Le 11 février 1858 -- C'est son fête Notre Dame de Lourdes: Près du village pyrénéen de Lourdes, une jeune femme serait apparue à Bernadette Soubirous, dans une grotte appelée Massabielle. Selon ses dires, la petite bergère assista dans les semaines qui suivirent à plusieurs apparitions du même type. Au cours de l'une d'elles, la Dame lui confia: « Je suis l'Immaculée Conception » (c'est-à-dire épargnée dès sa conception par le péché originel). La bergère rapporta ces mots à son curé sans savoir que le pape Pie IX avait proclamé quatre ans plus tôt le dogme de l'Immaculée Conception à propos de Marie, la mère du Christ. Les apparitions de la grotte miraculeuse stimulèrent la dévotion à Marie ... et firent de Lourdes l'un des plus célèbres pèlerinages du monde.

An interesting but long read (watch the movie when it's available); this looks like (in part) a translated page, but retains readable English: (The hymn of triumph burst forth: "te Deum laudamus." At the same moment the great bell of St. Peter's [Rome] rang out, and with it every bell in the Eternal City). This is the final chapter of "Saint Bernadette Soubirous" by Abbé François Trochu (published by Tan Books). -- He hath exalted the humble:

There was no trace of corruption. The flesh was parched but intact, and it had preserved its whiteness. Her head, which was covered in the cap and veil, and her hands, which were crossed over her heart, holding the tarnished crucifix and the rosary corroded with rust, were slightly inclined to the left. Her eyes, deeply sunk in their sockets, were found to be completely closed. Her lips were partially open, as in a smile.... The touching attitude of the little dead body, as Bishop Gauthey remarked, recalled that of the young virgins in the first centuries discovered in the catacombs. On August 13th, 1913, Pope Pius X signed the decree for the introduction of the Cause [of the Process of Beatification & Canonization]. By that very fact Bernadette received the title of Venerable.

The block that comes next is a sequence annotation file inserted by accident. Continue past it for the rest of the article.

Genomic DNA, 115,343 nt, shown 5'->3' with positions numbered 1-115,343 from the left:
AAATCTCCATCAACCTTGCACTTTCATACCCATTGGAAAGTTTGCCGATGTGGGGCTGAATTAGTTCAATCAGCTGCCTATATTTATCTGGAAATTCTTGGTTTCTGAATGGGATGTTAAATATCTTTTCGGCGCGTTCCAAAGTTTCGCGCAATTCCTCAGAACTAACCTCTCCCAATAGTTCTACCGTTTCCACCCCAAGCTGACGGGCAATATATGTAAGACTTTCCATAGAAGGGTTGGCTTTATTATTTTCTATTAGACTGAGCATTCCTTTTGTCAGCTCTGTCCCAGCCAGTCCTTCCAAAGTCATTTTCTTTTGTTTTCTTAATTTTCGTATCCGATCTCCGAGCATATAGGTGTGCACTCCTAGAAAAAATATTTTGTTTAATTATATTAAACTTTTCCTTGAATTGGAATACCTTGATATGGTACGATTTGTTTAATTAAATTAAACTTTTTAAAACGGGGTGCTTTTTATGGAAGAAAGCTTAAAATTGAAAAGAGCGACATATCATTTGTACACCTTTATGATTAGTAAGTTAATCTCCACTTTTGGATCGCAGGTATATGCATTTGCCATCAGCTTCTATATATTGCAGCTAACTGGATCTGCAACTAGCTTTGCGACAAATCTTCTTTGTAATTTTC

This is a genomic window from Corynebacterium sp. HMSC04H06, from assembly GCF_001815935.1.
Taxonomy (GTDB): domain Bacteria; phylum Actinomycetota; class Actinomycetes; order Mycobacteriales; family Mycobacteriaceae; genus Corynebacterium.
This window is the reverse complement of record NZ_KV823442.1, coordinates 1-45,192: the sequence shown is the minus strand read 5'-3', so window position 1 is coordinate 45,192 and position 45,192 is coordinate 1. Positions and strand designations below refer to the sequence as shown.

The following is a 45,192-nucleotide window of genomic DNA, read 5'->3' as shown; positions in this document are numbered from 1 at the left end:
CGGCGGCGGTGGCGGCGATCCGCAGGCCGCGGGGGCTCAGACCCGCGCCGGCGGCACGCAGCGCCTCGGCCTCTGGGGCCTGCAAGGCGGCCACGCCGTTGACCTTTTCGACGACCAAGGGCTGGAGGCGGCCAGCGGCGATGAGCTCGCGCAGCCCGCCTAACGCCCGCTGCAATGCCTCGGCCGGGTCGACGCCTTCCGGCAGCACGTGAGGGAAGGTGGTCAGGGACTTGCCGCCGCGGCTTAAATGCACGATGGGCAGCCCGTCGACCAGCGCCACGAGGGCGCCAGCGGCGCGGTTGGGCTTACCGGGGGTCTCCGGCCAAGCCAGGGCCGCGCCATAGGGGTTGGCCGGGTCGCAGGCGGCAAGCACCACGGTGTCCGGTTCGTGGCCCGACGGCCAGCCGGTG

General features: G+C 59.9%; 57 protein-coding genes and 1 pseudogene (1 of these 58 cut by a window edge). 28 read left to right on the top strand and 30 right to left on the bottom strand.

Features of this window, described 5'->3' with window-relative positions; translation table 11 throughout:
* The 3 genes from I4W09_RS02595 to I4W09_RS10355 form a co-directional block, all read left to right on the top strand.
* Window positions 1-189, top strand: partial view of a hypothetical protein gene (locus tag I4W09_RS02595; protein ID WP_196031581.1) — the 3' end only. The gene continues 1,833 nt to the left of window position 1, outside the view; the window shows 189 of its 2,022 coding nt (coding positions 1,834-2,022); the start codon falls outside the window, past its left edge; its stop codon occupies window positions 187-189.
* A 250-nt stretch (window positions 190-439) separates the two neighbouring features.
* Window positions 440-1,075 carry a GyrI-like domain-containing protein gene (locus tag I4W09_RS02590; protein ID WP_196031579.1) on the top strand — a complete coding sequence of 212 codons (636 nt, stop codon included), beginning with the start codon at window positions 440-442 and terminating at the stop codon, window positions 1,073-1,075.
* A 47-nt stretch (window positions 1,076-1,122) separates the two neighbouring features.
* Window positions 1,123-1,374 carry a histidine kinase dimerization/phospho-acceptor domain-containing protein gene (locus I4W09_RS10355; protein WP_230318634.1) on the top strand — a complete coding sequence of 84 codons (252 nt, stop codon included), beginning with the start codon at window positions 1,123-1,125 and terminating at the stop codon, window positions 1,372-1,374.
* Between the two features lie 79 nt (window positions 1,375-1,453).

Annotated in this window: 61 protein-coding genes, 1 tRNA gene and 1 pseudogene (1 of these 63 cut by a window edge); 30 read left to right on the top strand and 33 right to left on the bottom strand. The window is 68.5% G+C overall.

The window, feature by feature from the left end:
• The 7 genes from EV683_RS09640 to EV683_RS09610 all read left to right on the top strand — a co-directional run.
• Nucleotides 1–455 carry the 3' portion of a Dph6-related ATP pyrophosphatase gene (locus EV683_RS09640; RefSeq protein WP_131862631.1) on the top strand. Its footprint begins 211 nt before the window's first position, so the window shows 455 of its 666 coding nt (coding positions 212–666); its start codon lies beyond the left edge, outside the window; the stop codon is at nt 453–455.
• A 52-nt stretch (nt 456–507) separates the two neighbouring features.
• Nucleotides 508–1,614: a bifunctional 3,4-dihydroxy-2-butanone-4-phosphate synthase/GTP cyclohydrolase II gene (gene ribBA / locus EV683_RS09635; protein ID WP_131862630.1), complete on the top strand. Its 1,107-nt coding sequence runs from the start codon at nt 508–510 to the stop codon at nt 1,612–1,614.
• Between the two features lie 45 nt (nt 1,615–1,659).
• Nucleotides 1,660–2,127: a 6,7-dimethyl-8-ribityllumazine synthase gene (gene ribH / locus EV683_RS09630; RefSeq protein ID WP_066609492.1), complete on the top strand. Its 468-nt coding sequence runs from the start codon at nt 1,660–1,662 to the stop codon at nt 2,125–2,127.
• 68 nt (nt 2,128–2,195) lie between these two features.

You should clearly note that the pilgrimages for healing are not to the Sainte who saw Mary (Bernadette is elsewhere). The pilgrimage occurs because Mary appeared there and sanctified the place. Now a campus of worship structures (built to handle the crowds) has become the pilgrim's destination, as it memorializes the appearance, through the veneration of Mary and worship of the Lord. see also

Le 18 Février à été choisi pour fêter Sainte Bernadette, car c'est à cette date que la Vierge Marie lui dit : « Je ne vous promets pas de vous rendre heureuse en ce monde, mais dans l'autre. » Elle meurt le 16 avril 1879 à 35 ans. Elle est béatifiée le 14 juin 1925 puis canonisée le 8 décembre 1933. Son corps retrouvé intact, repose depuis 1925.

The burial place of Sainte Bernadette Soubirous (Convent of the Sisters of Charity) is at Nevers. Her remains have been placed in a gold and crystal reliquary in the Chapel of Sainte Bernadette at the mother house. Many pilgrims visit the body of Bernadette, which to this day remains intact, despite being over one hundred and thirty years old.

Current Newsletter -- Pau once again is a Tour de France 2011 Host site.

Maritime -- Bayonne and Dax -- Orléans -- Bordeaux -- Poitiers -- Nantes -- Auch -- Tarbes -- Foix and Tarascon-sur-Ariège

New: 05/26/08
last revised 14 February 2017